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Sharing a Womb Can Flatten Skull

Risk greater for twin on the bottom

MONDAY, Jan. 7, 2002 (HealthDayNews) -- Twins who ride out gestation on the bottom of the uterus are far more likely than their womb-mates to suffer a flattening of the skull and neck, a new study says.

The findings takes at least some of the onus off back sleeping for the recent dramatic rise in this defect, known as plagiocephaly, which is almost always treatable.

Experts say the report, from researchers in Iowa and Arizona, is especially significant because as couples increasingly use fertility therapies to conceive, the number of multiple births in this country has surged. Almost half the parents in the latest study had used assisted reproduction, the researchers say.

Although the "Back-to-Sleep" campaign to prevent sudden infant death syndrome (SIDS) has dramatically reduced baby deaths, it has also been linked to flattened infant heads.

"Everyone's blaming back sleeping, but some of these problems may, in fact, have an in utero beginning that is made worse by back sleeping," says Timothy Littlefield, lead author of the study, which appears in the January issue of Pediatrics.

In fact, the theory that womb crowding might deform a developing fetus's skull and neck was proposed more than two decades before the "Back-To-Sleep" campaign began in 1992, says Littlefield, director of research at Cranial Technologies, in Tempe, Ariz. The company makes products to correct plagiocephaly, and is involved in treatment of the condition nationwide.

Mildly flattened heads can return to normal with early interventions, including things as simple as physical therapy and putting affected infants on their stomach while they're awake. More severe cases may require corrective headgear or surgery.

"Other than the aesthetics, there really has not turned out to be any brain injury" from plagiocephaly, says Dr. Steven R. Cohen, a craniofacial surgeon in San Diego.

Experts say there's no good estimate for the prevalence of plagiocephaly.

In an earlier study, Littlefield and his colleagues showed the condition is more common among children born in multiple pregnancies than it is among singletons. Littlefield's group next sought to learn if not only crowding in the womb, but who's getting crowded, affects skull and neck shape.

The researchers studied 140 pairs of twins, about 82 percent of whom were fraternal. In 94 cases, both twins were afflicted with plagiocephaly; in 46 pairs, only one sibling had the condition.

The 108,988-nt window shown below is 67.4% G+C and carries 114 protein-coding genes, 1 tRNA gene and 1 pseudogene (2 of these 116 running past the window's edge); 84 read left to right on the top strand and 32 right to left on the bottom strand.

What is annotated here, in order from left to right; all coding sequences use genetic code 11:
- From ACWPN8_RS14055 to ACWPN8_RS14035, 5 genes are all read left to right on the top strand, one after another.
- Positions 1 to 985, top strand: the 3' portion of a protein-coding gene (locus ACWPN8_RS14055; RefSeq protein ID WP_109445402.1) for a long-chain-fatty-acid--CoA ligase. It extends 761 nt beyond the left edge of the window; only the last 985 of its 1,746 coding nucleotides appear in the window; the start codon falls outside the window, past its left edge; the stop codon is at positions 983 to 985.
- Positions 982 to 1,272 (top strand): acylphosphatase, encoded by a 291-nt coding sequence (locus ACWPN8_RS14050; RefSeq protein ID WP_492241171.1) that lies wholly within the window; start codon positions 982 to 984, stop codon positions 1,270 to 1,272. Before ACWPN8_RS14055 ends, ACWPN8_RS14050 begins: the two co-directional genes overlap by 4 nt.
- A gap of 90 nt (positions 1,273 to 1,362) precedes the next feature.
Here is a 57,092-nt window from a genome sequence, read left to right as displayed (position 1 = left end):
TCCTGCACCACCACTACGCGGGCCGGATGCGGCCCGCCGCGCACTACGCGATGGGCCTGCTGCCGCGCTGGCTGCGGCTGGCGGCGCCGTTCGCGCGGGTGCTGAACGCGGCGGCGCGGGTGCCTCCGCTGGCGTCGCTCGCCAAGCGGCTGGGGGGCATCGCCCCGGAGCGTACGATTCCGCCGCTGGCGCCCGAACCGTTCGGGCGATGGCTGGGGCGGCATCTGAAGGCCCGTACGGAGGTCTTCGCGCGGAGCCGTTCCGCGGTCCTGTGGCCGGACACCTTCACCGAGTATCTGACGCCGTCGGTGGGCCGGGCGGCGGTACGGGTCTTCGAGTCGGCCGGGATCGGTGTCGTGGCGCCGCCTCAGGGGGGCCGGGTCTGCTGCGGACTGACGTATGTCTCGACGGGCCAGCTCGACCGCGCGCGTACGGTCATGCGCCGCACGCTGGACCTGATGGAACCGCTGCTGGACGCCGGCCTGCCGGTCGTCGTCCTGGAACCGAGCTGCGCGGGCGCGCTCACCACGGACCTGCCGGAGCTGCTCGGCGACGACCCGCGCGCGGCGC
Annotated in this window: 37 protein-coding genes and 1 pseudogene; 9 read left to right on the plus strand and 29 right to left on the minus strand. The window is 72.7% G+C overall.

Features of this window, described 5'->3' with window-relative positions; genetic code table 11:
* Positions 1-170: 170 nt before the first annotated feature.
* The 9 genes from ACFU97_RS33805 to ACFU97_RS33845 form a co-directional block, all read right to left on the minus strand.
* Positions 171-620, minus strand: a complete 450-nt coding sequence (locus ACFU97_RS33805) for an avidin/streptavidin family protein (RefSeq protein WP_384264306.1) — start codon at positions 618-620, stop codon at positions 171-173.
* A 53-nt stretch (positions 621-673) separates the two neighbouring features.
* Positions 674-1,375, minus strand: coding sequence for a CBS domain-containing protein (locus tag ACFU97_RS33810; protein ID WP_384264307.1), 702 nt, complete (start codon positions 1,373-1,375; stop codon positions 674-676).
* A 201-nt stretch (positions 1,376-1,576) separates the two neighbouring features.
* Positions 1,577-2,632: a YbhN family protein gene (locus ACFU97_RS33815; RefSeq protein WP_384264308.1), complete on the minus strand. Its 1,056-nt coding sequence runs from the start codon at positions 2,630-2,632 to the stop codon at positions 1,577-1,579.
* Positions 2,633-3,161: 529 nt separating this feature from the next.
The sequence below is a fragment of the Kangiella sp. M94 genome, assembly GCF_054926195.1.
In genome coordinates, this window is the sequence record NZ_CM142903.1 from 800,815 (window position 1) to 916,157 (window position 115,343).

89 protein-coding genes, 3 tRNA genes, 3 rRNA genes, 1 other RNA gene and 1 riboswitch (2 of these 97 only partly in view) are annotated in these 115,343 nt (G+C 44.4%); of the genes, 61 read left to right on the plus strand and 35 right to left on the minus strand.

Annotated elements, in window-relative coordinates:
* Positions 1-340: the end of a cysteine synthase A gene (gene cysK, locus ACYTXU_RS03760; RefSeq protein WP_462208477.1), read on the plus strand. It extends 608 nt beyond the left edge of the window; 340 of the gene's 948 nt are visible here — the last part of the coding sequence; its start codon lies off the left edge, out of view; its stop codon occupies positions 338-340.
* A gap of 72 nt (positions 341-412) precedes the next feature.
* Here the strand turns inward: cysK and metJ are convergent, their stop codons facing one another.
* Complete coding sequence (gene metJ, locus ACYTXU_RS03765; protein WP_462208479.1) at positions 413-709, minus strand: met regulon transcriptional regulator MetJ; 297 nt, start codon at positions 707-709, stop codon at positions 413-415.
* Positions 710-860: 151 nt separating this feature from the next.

Bottom twins were significantly more likely than their siblings to be afflicted with the condition, the researchers say, and the increased risk held even when both infants were deformed. Those with plagiocephaly were also more likely to have neck troubles, including tightness or a thick-muscled deformation called torticollis.

Surprisingly, says Littlefield, while boys have generally been considered to be at twice the risk of plagiocephaly as are girls, gender didn't seem to play a role in their study.

The researchers say they're not sure why womb position so greatly impacts skull structure. But they suggest the weight of the upper child forces the lower sibling's head against the disfiguring shape of the mother's pelvis, especially when the bottom baby's skull is pointed south.

Exacerbating matters, many infants now spend a lot of time in car seats, carriers, kiddie swings and other apparatus when their skull bones are still malleable, the researchers say.

"Kids are held less and moved around less," says Kevin Kelly, a University of Iowa researcher and a co-author of the study.

What To Do

Parents shouldn't see the findings as a reason not to put their children to sleep on their back, because the risk of SIDS is far more serious than the cosmetic damage of plagiocephaly. Moreover, Kelly adds, "everyone that sleeps on their back isn't necessarily going to develop" the distortion.

Dr. Joseph Shin, director of the craniofacial center at the Yale University School of Medicine, says the most important thing parents can do is pay attention to the shape of their new baby's head. "If it starts out round and gets more asymmetrical, they should be concerned. And if it starts out asymmetrical and stays that way, they should be concerned," he says.

To find out more about the condition, visit the Plagiocephaly Information Web .

You can also try the Craniofacial Foundation of Arizona or KidsHealth.

SOURCES: Interviews with Timothy Littlefield, M.S., director, research and development, Cranial Technologies Inc., Tempe, Ariz.; Kevin Kelly, Ph.D., associate research scientist, University of Iowa College of Public Health, Iowa City; Joseph Shin, M.D., director, craniofacial center, Yale University School of Medicine, New Haven, Conn.; Steven R. Cohen, M.D., director, craniofacial surgery, Children's Hospital of San Diego; January 2002 Pediatrics
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